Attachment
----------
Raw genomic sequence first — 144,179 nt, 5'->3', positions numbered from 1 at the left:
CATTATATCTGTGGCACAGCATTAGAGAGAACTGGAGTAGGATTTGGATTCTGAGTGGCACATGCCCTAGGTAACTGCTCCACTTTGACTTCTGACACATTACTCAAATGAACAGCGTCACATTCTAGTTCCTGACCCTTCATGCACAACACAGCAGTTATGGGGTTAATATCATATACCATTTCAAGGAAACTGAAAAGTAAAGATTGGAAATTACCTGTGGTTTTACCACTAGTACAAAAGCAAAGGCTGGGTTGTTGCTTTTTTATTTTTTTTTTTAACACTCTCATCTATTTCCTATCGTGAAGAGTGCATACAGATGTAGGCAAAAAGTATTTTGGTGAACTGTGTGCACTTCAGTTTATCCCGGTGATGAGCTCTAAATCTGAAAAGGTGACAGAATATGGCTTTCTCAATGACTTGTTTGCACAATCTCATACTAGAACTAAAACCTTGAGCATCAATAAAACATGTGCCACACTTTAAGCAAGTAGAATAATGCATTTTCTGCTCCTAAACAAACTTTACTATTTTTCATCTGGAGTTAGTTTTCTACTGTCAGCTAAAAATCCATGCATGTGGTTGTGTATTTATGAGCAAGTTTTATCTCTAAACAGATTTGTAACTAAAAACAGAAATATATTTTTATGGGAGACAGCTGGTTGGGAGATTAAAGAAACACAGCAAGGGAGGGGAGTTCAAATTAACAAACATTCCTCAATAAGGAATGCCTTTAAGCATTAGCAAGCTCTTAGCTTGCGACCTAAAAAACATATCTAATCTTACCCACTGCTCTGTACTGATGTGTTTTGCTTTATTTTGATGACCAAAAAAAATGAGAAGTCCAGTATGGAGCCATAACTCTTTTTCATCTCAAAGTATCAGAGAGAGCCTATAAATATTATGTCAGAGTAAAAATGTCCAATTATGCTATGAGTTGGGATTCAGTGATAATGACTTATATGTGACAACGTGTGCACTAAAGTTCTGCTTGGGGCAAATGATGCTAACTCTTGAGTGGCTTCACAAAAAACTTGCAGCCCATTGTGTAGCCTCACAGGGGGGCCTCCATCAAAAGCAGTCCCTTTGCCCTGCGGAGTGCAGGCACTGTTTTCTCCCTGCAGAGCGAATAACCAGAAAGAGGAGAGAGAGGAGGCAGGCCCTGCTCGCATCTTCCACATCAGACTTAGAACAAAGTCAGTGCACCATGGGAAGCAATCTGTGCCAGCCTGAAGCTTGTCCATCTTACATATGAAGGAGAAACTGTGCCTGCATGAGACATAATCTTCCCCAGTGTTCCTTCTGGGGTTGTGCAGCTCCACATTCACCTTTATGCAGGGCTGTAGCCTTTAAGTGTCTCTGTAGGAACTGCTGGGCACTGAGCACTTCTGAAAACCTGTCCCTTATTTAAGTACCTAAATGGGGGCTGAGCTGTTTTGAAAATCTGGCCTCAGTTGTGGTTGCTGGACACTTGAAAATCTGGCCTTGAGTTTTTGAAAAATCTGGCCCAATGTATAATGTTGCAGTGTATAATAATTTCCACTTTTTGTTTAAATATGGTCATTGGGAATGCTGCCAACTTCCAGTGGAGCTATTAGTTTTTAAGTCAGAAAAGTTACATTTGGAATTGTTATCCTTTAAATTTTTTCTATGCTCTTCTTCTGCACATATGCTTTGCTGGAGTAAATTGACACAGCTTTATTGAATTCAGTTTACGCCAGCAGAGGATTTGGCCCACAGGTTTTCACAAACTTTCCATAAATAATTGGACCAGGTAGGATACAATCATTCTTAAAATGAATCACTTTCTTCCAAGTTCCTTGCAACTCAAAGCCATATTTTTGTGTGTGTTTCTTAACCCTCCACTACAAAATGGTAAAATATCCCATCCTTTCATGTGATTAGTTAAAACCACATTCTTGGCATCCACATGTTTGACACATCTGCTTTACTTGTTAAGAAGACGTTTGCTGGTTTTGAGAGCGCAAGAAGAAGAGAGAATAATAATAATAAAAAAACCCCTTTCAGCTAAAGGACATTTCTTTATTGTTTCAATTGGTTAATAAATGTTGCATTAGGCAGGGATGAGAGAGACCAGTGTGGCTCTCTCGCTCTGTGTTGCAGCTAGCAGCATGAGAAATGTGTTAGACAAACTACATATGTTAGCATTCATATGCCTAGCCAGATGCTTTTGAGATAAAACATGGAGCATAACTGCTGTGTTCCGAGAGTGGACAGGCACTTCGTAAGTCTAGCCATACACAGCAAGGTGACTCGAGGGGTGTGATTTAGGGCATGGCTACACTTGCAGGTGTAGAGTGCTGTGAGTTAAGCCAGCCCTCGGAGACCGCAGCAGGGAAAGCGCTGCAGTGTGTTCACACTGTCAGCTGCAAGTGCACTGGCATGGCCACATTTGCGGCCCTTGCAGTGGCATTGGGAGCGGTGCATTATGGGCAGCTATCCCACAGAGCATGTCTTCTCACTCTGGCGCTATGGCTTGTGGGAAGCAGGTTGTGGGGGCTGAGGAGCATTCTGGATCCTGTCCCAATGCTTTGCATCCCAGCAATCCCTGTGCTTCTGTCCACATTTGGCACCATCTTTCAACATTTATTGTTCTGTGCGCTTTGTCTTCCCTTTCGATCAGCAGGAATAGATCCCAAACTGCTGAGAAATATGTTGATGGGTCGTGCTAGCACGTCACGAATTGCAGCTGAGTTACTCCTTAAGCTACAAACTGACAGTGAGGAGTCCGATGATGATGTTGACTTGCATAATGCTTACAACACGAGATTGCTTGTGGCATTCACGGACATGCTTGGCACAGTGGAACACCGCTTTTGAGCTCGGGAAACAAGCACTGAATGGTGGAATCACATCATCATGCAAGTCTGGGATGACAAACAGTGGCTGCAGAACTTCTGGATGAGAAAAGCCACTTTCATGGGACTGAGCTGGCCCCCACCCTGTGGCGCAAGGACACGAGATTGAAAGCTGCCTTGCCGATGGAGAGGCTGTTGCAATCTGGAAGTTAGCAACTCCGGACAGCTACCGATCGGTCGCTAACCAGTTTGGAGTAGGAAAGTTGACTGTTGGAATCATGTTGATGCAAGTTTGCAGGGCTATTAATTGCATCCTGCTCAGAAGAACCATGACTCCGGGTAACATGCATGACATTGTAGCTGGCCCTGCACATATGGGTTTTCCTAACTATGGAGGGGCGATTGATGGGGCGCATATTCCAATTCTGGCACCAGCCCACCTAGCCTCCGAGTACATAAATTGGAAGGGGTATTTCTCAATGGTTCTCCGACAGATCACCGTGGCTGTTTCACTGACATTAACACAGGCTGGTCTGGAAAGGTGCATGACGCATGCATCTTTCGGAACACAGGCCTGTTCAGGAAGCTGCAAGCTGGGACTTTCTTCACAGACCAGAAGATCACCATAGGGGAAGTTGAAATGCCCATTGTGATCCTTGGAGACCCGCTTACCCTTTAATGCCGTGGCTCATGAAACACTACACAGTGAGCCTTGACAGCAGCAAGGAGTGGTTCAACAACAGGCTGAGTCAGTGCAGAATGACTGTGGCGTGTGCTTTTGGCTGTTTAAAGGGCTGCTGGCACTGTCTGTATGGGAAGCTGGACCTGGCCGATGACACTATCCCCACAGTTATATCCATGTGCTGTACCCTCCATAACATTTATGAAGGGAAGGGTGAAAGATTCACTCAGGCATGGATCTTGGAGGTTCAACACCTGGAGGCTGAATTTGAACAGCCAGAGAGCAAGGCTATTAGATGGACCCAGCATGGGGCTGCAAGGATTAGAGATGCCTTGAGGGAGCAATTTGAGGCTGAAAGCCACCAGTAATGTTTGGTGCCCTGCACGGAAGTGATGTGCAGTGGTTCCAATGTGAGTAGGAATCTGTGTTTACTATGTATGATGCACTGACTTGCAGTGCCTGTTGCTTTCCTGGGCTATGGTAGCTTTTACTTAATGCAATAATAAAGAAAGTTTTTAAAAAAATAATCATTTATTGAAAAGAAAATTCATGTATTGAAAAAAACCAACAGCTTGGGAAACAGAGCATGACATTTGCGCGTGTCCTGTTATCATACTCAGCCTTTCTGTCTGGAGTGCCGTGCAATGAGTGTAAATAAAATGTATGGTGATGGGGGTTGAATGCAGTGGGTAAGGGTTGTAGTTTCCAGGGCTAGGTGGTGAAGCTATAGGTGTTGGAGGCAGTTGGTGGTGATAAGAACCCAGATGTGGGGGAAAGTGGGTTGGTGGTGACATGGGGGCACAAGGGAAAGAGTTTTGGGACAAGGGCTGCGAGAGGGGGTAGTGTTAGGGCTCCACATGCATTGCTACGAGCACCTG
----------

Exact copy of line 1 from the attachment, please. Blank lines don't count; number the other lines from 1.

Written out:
Raw genomic sequence first — 144,179 nt, 5'->3', positions numbered from 1 at the left: